Benign Fasciculation Syndrome Causes, Symptoms, Treatment

What is benign fasiculation syndrome?

Benign fasciculation syndrome is a mild neurological disorder that is characterized by involuntary twitching of skeletal muscles at rest. The involuntary twitching can occur in any skeletal muscle group in the body. However, the muscles in the eyelids, arms, legs and feet are the most commonly affected. It can affect both males and females in any age group. The muscle twitching can be either occasional or continuous.
Neurological disorders encompass a group of diverse conditions that primarily affect the nervous system.

Activities of both central (brain and spinal cord) and peripheral nervous systems (peripheral nerves) can be disrupted. Common symptoms of neurological disorders include dizziness, twitching of muscles, cramps, tremors, and pain.The severity of neurological diseases varies considerably. It can range from very mild or debilitating. Some of these diseases can also be life-threatening. The twitching of skeletal muscles in benign fasciculation syndrome can be a cause for concern because this is also a feature of serious neurological conditions such as multiple sclerosis, amyotrophic multiple sclerosis (ALS), and spinal injury.

Signs and Symptoms

The following are some of the main signs and symptoms of benign fasciculation syndrome:

Muscle twitching

Involuntary muscle twitching (or fasciculation) is the main symptom of benign fasciculation syndrome. The twitching can occur in any skeletal muscle of the body, and is usually present when the muscle is at rest. When voluntary muscle movements are initiated, twitching is inhibited. The twitching resumes when the muscle returns to a resting state.

Skeletal muscle twitches also occur in normal people. However, those normal twitches are short-lived, whereas the twitches in benign fascicular syndrome persist over a longer period of time. The muscle twitches in benign fasciculation syndrome may occur at the same locus. However, it also frequently migrates to different muscle locations at different times. The twitching also becomes more severe at night time, and increases with stress, exertion and infections.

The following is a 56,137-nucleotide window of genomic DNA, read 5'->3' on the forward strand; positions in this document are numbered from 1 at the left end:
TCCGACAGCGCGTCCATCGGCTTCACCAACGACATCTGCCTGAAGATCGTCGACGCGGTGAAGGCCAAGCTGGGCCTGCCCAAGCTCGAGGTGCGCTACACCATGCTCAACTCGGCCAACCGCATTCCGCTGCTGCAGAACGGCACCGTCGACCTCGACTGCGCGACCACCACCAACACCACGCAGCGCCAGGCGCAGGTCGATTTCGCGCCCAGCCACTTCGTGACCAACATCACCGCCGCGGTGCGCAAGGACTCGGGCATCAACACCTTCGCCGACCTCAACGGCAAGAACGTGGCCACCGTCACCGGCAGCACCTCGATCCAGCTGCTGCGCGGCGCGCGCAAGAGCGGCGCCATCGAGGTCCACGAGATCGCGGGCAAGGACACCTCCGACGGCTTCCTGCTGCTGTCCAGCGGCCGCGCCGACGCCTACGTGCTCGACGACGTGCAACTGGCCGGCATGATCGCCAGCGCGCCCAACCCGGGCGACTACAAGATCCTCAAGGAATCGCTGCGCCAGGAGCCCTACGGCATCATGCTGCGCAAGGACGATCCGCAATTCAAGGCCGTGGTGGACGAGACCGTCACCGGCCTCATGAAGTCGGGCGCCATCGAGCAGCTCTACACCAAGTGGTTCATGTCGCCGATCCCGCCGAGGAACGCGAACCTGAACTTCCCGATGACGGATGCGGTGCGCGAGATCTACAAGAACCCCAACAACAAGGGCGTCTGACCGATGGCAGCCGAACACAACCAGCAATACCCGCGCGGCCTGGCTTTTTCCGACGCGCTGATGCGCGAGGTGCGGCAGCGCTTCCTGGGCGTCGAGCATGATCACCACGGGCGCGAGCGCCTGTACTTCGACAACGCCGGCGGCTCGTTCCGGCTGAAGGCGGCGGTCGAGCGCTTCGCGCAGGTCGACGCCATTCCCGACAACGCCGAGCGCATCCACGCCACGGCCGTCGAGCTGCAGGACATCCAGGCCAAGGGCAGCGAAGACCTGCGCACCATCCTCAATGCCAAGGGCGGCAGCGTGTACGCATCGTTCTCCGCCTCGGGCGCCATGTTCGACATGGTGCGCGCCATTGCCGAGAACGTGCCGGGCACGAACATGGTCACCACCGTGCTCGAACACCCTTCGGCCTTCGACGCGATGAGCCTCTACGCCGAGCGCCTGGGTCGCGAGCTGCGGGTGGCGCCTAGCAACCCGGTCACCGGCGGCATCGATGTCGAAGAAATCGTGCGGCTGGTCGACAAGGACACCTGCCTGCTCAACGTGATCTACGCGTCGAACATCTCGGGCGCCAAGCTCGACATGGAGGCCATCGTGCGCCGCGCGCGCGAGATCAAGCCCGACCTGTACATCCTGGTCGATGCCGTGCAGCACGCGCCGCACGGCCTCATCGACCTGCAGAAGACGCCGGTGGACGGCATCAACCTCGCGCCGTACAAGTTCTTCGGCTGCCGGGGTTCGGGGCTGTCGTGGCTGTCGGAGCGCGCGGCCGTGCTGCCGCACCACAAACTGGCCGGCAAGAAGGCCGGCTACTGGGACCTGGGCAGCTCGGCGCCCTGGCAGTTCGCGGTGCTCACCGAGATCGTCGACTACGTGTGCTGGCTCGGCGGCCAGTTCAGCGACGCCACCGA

Another feature of the muscle twitch in benign fasciculation syndrome is its intermittent nature and spontaneous resolution. There might be alternating periods of twitching and normal muscle tone. The length of the symptom-free period varies.

Read more on lip twitching.


A correlation has been observed between anxiety and benign fasciculation syndrome. Anxiety precedes symptoms of benign fasciculation syndrome in many patients. In others, both conditions may also coexist.


Occasional muscle twitching that can affect any person is usually a painless experience. However, pain may accompany some episodes of muscle twitching in benign fasciculation syndrome. Muscle cramps may also result from frequent contractions. It is important to note that twitching and spasm (cramps) are two different entities.


Unlike normal muscle twitching, benign fasciculation syndrome can produce fatigue in the affected muscles. In fact, it is a common symptom in this disorder and reduces exercise tolerance in the affected persons. This fatigue is often mistaken for muscular weakness that characterizes other serious neurological disorders, such as amyotrophic lateral sclerosis (ALS). However, the perceived weakness in benign fasciculation syndrome is not clinical verifiable, unlike the weakness caused by loss of muscle tissue in ALS. Overall ALS is a rare condition, whereas benign fasciculation syndrome is a common occurrence.

Other symptoms